Obama gathers the troops for cyber security summit

A summit at Stanford University in California is taking place today, aimed at uniting the government and tech companies on issues of national cyber security.

Among the speakers at the conference are US president Barack Obama and Apple’s CEO Tim Cook.

A senior member of Britain's National Crime Agency and chief executives from Visa, MasterCard, American Express and Facebook will all be present, as well as Microsoft vice-president Scott Charney.

The summit, hosted by the White House, will outline US president Barack Obama’s plans for improving cyber security.

Mr Obama "wants to build support for efforts to better protect against cyber-threats and share more information about cyber-attacks", the White House said.

The conference has been organised in response to a series of recent devastating cyber security breaches of American companies, including Sony Pictures Entertainment and Anthem, the second-largest health insurer in the US.

After the attack on Sony, a number of classified materials were leaked, including celebrities’ phone numbers and pay packets, as well as some unreleased blockbuster movies, such as Fury starring Brad Pitt.

Announcing the summit last month, Mr Obama said cyber security was a "challenge that we can only meet together".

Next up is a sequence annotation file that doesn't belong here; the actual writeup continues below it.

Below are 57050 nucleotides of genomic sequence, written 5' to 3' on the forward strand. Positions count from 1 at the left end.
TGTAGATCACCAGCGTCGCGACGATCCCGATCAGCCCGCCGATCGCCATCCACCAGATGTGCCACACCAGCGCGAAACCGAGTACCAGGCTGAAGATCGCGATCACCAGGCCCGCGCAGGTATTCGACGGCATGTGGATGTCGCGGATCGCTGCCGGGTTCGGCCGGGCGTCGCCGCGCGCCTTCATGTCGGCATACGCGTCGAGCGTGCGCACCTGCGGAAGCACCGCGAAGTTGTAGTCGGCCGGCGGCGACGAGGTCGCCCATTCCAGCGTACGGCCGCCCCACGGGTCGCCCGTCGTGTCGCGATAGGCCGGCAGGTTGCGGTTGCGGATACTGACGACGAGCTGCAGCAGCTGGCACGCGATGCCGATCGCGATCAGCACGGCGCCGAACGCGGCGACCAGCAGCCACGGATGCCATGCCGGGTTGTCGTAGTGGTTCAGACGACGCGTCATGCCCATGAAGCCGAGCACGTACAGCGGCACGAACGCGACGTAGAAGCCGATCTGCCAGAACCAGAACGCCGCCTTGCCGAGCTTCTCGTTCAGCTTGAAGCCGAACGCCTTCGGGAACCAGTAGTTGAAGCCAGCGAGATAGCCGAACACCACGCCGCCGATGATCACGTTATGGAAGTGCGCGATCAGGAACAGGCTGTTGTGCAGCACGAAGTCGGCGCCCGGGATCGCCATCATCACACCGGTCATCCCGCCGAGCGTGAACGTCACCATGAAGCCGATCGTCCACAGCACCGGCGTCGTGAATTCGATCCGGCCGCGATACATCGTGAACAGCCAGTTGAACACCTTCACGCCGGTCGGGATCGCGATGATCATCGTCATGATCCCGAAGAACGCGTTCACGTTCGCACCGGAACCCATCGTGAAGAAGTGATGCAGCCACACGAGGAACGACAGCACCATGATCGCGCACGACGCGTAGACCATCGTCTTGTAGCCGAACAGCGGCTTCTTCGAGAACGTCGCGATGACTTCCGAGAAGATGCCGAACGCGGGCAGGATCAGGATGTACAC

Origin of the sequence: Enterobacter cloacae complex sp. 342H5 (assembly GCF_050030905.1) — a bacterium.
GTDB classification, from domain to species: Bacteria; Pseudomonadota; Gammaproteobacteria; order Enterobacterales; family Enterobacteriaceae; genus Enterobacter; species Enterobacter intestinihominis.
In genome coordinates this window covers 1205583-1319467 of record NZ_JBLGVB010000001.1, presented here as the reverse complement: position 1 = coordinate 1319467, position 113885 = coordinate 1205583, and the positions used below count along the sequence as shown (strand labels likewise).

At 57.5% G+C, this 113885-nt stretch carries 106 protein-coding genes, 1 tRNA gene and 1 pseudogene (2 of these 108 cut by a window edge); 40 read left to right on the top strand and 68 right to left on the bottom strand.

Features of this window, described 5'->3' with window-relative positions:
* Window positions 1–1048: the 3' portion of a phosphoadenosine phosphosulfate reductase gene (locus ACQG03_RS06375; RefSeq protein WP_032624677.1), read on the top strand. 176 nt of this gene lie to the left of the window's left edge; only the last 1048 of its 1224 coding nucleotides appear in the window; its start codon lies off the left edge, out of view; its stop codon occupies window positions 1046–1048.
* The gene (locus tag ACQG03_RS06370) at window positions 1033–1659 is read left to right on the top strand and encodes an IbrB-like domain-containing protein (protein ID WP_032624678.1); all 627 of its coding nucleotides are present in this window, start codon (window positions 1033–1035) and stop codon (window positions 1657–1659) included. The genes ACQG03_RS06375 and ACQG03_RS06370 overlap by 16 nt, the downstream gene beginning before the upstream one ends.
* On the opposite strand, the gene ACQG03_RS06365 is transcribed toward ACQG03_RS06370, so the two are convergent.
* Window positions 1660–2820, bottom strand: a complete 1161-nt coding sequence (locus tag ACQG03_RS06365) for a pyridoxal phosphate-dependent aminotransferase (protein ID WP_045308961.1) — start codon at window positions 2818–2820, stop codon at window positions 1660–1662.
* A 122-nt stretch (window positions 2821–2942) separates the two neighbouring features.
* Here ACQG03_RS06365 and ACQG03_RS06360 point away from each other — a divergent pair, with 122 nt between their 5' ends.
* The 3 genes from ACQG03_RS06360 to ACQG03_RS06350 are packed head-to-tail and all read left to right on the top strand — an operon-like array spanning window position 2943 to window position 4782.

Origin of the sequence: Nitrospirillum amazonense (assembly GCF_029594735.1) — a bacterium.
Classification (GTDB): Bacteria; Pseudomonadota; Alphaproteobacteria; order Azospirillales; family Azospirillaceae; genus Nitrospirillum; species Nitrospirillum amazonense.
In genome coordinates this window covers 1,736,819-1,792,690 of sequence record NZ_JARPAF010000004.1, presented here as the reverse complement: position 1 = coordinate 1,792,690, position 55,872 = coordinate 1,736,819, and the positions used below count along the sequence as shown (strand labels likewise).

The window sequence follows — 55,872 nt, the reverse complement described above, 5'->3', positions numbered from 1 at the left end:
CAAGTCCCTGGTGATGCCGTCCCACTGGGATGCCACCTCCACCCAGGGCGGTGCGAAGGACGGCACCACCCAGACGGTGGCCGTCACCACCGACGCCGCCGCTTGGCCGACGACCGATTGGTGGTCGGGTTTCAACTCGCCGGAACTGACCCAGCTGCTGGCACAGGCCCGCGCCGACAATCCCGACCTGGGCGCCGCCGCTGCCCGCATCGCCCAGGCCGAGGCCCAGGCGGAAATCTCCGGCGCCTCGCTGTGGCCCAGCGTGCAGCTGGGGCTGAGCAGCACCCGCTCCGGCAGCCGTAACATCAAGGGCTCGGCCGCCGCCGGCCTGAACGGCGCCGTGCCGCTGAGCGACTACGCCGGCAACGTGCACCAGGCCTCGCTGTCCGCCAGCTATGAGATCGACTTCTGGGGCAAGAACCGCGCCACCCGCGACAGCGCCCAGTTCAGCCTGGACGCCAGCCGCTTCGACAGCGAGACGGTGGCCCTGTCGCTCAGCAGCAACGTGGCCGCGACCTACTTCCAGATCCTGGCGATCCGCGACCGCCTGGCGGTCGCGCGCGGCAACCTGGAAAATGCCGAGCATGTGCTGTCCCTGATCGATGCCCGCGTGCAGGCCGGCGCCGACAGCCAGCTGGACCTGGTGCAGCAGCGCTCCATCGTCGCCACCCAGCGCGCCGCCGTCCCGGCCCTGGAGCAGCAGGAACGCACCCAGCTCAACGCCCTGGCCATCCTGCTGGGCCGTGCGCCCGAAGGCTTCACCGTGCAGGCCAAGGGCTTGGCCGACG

"It's going to bring everybody together - industry, tech companies, law enforcement, consumer and privacy advocates, law professors who are specialists in the field, as well as students - to make sure that we work through these issues in a public, transparent fashion," he said.

He will address the conference at 19:15 GMT. Other speakers include Google vice-president Eric Grosse, Facebook chief information security officer Joe Sullivan and his Yahoo counterpart Alex Stamos.

Commenting on the event, Jim Penrose, EVP of Cyber Intelligence at Darktrace, said: “Everyone agrees that increased sharing of ‘threat intelligence’ between the private and public sector will make it harder cyber criminals to commit fraud and monetise the private information they steal.

"The real challenge for the industry and the government is how to detect new targeted attacks against key institutions and critical infrastructure when nobody has the ‘threat intelligence’ beforehand to know you are under attack.

"The uniqueness of each enterprise must be harnessed by a new breed of cyber intelligence technology to find what’s abnormal at net speed, focusing threat analysts onto the new burgeoning threats of tomorrow instead of the known threats of yesterday."